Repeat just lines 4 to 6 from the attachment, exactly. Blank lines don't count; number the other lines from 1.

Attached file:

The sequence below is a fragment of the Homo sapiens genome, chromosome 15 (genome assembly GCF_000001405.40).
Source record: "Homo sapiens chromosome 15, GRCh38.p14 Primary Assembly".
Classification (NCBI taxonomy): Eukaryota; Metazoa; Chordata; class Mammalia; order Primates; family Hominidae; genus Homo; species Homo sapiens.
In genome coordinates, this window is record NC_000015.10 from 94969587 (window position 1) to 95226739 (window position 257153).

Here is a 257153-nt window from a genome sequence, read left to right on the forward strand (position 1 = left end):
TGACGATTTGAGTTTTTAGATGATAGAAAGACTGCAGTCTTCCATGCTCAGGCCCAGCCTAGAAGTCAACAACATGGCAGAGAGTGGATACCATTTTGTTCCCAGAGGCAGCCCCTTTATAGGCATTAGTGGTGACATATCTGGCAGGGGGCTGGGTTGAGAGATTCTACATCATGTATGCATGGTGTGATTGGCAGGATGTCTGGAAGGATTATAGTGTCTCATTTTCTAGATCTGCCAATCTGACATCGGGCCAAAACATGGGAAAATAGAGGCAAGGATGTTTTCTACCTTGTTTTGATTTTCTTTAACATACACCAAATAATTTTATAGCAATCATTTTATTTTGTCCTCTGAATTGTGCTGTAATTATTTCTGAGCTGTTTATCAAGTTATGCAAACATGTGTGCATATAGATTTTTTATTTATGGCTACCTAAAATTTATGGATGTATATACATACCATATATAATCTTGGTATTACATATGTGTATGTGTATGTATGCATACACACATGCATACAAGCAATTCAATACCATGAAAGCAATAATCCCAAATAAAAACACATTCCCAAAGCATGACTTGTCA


In genome coordinates, this window is record NC_000015.10 from 94969587 (window position 1) to 95226739 (window position 257153).

Here is a 257153-nt window from a genome sequence, read left to right on the forward strand (position 1 = left end):
TGACGATTTGAGTTTTTAGATGATAGAAAGACTGCAGTCTTCCATGCTCAGGCCCAGCCTAGAAGTCAACAACATGGCAGAGAGTGGATACCATTTTGTTCCCAGAGGCAGCCCCTTTATAGGCATTAGTGGTGACATATCTGGCAGGGGGCTGGGTTGAGAGATTCTACATCATGTATGCATGGTGTGATTGGCAGGATGTCTGGAAGGATTATAGTGTCTCATTTTCTAGATCTGCCAATCTGACATCGGGCCAAAACATGGGAAAATAGAGGCAAGGATGTTTTCTACCTTGTTTTGATTTTCTTTAACATACACCAAATAATTTTATAGCAATCATTTTATTTTGTCCTCTGAATTGTGCTGTAATTATTTCTGAGCTGTTTATCAAGTTATGCAAACATGTGTGCATATAGATTTTTTATTTATGGCTACCTAAAATTTATGGATGTATATACATACCATATATAATCTTGGTATTACATATGTGTATGTGTATGTATGCATACACACATGCATACAAGCAATTCAATACCATGAAAGCAATAATCCCAAATAAAAACACATTCCCAAAGCATGACTTGTCA